Politics of Dysfunction
Unless you’re a late night TV comedian – or a pundit in search of a talk show – you’re probably pretty sick of dysfunctional government. Well, that’s too bad. Atmospherics may mislead us, but numbers don’t lie. And the numbers tell us that none of this is going away anytime soon.
Let’s face it. By all rights, President Obama should be on the ropes after a series of second-term troubles. Hot-button initiatives like Immigration Reform and Gun Control have all but fizzled out. The President’s red line in Syria nearly became a self-inflicted foreign policy disaster. And through it all, a string of nagging “scandals” – Benghazi, NSA Snooping and the IRS targeting of political opponents – disrupted and distracted the work of the Administration.
So we’ve got a President careening toward lame-duckness, losing momentum at home and respect abroad. A perfect “goodbye legacy” scenario, right?
Well, no, not exactly …
It might have worked out that way. Republicans could have opted to simply sit back and watch Obamacare implode. The launch of the Affordable Care Act alone has been, in the words of observers on both sides, a “train wreck”. But congressional Republicans couldn’t let it go at that. They decided to shut down the government instead, focusing the glare of the 24-hour news cycle directly on themselves.. Coverage of the ACA was relegated to the comfortable obscurity of the back pages.
We all know how it has turned out. The media says the war is over and has proclaimed the President victorious. The Tea Party is doomed. Voters are ready to exact a terrible electoral vengeance for a Republican party so out of touch with the average American.
Haven’t we been here before?
Remember Election Night 2012? An exuberant President Obama gushed, full of grand ideas and promises of major accomplishments for his second term. Republicans leaders, collective heads in hands, sought out dark and lonely corners to ponder their impending irrelevance.
It was gripping political theater – and a great work of fiction.
The actual outcome has been quite different. The President will be lucky to get any of his agenda through Congress. Meanwhile, the Republican Party should remain a decisive force in Washington for at least the next seven years.
Yes, the President and his party did win the Battle of 2012 in an electoral landslide. But it was a pyrrhic victory. They had already lost the war.
The decisive action occurred two years earlier. The Campaign of 2010 amounted to trench warfare across fifty states. The Democrats didn’t put up much of a fight, and they lost badly. The pundits focused on the House of Representatives where the GOP had grabbed control. That was the headline. But it was not the story.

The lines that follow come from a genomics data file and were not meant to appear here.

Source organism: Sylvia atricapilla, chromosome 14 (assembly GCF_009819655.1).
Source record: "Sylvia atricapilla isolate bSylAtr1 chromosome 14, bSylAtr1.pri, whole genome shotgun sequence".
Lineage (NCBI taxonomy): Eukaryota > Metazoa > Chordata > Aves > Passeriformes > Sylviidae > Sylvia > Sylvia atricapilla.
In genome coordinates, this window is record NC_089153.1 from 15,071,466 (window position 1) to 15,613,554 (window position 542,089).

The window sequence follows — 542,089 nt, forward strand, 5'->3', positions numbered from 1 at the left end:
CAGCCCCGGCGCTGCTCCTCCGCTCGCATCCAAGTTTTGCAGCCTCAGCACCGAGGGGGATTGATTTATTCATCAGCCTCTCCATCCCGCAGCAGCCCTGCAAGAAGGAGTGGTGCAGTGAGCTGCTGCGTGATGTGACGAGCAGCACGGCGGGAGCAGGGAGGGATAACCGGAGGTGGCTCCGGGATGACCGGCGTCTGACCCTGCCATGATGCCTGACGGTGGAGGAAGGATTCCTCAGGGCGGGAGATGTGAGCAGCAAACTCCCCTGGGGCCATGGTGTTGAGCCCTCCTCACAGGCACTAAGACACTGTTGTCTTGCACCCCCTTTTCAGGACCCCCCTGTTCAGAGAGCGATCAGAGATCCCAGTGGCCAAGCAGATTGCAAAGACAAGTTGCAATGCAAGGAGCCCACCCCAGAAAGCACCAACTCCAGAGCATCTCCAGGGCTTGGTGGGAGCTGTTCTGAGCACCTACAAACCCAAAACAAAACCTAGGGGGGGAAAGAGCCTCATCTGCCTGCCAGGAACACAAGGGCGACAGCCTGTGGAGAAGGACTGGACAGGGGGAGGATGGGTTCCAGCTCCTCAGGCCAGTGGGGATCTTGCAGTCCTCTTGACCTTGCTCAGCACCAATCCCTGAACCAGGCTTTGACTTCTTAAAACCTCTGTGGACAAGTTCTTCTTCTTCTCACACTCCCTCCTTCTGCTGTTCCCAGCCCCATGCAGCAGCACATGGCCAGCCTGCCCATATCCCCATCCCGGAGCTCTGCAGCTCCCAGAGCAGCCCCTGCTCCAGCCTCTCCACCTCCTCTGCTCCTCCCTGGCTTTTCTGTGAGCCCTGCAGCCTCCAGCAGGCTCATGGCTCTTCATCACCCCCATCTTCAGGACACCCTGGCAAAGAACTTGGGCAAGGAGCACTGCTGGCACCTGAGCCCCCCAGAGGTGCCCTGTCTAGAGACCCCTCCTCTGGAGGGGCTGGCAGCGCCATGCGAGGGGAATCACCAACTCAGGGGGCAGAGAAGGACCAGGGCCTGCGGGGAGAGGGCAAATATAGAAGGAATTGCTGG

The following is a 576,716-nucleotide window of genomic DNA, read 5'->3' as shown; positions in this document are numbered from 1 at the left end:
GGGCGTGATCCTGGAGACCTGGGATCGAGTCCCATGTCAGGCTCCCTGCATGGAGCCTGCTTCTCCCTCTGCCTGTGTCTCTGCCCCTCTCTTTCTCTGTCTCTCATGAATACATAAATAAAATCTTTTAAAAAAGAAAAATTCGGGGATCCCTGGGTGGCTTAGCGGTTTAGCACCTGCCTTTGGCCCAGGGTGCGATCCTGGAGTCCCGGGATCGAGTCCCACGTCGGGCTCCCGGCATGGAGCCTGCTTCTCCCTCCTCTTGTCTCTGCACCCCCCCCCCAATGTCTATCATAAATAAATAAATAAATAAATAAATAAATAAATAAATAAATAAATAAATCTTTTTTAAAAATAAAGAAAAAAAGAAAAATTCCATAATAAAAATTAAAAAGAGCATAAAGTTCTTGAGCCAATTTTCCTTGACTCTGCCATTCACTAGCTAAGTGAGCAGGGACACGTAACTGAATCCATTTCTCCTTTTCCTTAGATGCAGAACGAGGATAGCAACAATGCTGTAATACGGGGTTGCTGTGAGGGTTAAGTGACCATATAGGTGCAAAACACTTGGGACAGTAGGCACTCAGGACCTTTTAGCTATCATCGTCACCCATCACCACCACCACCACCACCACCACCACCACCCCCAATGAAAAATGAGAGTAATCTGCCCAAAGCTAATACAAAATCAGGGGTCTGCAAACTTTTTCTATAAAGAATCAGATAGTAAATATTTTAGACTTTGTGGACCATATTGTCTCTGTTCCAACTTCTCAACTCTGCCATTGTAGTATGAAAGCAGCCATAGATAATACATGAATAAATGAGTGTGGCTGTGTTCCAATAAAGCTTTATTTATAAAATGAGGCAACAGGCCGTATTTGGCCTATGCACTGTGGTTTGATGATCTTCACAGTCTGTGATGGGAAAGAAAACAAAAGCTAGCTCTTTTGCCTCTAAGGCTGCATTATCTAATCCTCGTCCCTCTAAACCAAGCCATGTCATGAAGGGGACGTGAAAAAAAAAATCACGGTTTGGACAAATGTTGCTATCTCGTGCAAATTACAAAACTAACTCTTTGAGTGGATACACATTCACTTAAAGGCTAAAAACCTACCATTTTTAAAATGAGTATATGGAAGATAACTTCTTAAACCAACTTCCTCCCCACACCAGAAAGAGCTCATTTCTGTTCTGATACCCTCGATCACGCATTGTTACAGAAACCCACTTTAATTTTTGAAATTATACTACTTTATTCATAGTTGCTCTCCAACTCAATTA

The real damage to Democrats was inflicted on the local level, and it was horrific. When the smoke of Election Day 2010 cleared, the Republicans held 53 percent of all state legislative seats in the country. According to the National Conference of State Legislatures, a non-partisan group that keeps track of these things, Republicans hadn’t done that well since 1928. The GOP also gobbled up 54 of the 99 state legislative chambers, a level not seen since the days of Harry Truman.
If the results were bad, the timing was worse. 2010 was a census year, a year when elected leaders redraw political maps. In 2010 the Republicans wielded the red pencil, and they wielded it with a fury. The GOP ended up with unilateral control of more than 190 Congressional districts.
Part of the problem for Democrats was money – or more to the point, the willingness to spend it. According to Politico, while the President put up about a billion dollars to get re-elected, his party couldn’t find the $20-$30 million needed to hold off local Republicans in 2010. As one Democratic fundraiser told the editors, “we could never get our donors to give a damn about the states.” Bet they regret that now.
Before the government shutdown, both David Jarman, writing in Daily Kos, and Nate Silver in the New York Times agreed that – barring something huge and unforeseen – the House will remain in Republican hands in 2014. The only threat most Republicans face will come from their own party.
So has anything changed since the shutdown? Probably not much.
Pollsters may quibble about the exact numbers, but the challenge facing Democrats is clear. To get the 218 seats necessary to control the House, they have to run the table. They must win every one of the 192 seats now considered “safe” or “leaning” Democrat. They must win every one of the ten seats currently considered “toss-ups”. They must win all of the dozen or so seats that now “lean” Republican. They must pick up a third of the 15 seats now considered “likely” Republican.
And they have to do it in a midterm election, when the party occupying the White House traditionally loses ground – and with a President whose approval rating has fallen well below 50%.
If the election were held tomorrow, who knows? There’s a lot of unhappiness out there at the moment.
But the vote is more than a year away. True, Democrats won’t let the electorate forget the shutdown. But the Republicans will keep reminding voters about Benghazi, the IRS, the NSA and Syria. The furor should mellow with time, especially after a full year to weigh the merits and costs of Obamacare.
The redrawing of congressional districts has no effect on the Presidential race. Given that current Republican tactics do not seem to play well with a national electorate, there is every reason to believe a Democrat will win the White House in 2016. That would give us an ideologically divided – and dysfunctional – government until at least 2020.
For those who write political satire or deliver late night monologues, the good times should just keep on rolling.
Written By: Mike Clancy